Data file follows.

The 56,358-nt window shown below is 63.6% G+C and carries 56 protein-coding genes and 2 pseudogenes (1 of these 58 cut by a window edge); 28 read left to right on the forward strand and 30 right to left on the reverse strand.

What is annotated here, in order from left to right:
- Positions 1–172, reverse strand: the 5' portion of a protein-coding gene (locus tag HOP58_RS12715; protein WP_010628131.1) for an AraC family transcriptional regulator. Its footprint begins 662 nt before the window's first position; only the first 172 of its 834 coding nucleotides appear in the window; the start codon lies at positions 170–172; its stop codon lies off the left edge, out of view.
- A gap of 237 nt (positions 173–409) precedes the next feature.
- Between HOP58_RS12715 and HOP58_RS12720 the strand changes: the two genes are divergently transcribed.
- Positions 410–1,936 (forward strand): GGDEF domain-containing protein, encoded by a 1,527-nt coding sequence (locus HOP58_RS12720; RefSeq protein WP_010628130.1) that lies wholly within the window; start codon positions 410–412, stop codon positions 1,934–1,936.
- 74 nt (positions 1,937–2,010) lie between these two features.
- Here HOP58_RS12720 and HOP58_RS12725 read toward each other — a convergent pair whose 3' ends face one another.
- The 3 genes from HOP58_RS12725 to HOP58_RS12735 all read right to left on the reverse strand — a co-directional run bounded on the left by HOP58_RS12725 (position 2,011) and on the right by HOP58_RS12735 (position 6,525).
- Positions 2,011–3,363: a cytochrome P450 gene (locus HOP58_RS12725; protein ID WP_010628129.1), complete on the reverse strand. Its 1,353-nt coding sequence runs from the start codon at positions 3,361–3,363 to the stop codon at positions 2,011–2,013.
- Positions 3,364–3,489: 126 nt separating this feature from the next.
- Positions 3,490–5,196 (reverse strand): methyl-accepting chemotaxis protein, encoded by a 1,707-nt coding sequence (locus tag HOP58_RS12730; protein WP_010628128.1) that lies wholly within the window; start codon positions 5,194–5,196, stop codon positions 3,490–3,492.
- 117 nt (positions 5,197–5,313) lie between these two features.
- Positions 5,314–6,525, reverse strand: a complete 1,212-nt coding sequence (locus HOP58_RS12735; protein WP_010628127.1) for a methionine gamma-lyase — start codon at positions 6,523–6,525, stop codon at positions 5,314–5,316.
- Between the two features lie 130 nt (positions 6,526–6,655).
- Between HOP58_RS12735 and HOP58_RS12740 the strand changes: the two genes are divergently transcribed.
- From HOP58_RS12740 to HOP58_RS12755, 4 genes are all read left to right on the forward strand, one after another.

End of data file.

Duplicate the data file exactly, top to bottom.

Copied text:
The 56,358-nt window shown below is 63.6% G+C and carries 56 protein-coding genes and 2 pseudogenes (1 of these 58 cut by a window edge); 28 read left to right on the forward strand and 30 right to left on the reverse strand.

What is annotated here, in order from left to right:
- Positions 1–172, reverse strand: the 5' portion of a protein-coding gene (locus tag HOP58_RS12715; protein WP_010628131.1) for an AraC family transcriptional regulator. Its footprint begins 662 nt before the window's first position; only the first 172 of its 834 coding nucleotides appear in the window; the start codon lies at positions 170–172; its stop codon lies off the left edge, out of view.
- A gap of 237 nt (positions 173–409) precedes the next feature.
- Between HOP58_RS12715 and HOP58_RS12720 the strand changes: the two genes are divergently transcribed.
- Positions 410–1,936 (forward strand): GGDEF domain-containing protein, encoded by a 1,527-nt coding sequence (locus HOP58_RS12720; RefSeq protein WP_010628130.1) that lies wholly within the window; start codon positions 410–412, stop codon positions 1,934–1,936.
- 74 nt (positions 1,937–2,010) lie between these two features.
- Here HOP58_RS12720 and HOP58_RS12725 read toward each other — a convergent pair whose 3' ends face one another.
- The 3 genes from HOP58_RS12725 to HOP58_RS12735 all read right to left on the reverse strand — a co-directional run bounded on the left by HOP58_RS12725 (position 2,011) and on the right by HOP58_RS12735 (position 6,525).
- Positions 2,011–3,363: a cytochrome P450 gene (locus HOP58_RS12725; protein ID WP_010628129.1), complete on the reverse strand. Its 1,353-nt coding sequence runs from the start codon at positions 3,361–3,363 to the stop codon at positions 2,011–2,013.
- Positions 3,364–3,489: 126 nt separating this feature from the next.
- Positions 3,490–5,196 (reverse strand): methyl-accepting chemotaxis protein, encoded by a 1,707-nt coding sequence (locus tag HOP58_RS12730; protein WP_010628128.1) that lies wholly within the window; start codon positions 5,194–5,196, stop codon positions 3,490–3,492.
- 117 nt (positions 5,197–5,313) lie between these two features.
- Positions 5,314–6,525, reverse strand: a complete 1,212-nt coding sequence (locus HOP58_RS12735; protein WP_010628127.1) for a methionine gamma-lyase — start codon at positions 6,523–6,525, stop codon at positions 5,314–5,316.
- Between the two features lie 130 nt (positions 6,526–6,655).
- Between HOP58_RS12735 and HOP58_RS12740 the strand changes: the two genes are divergently transcribed.
- From HOP58_RS12740 to HOP58_RS12755, 4 genes are all read left to right on the forward strand, one after another.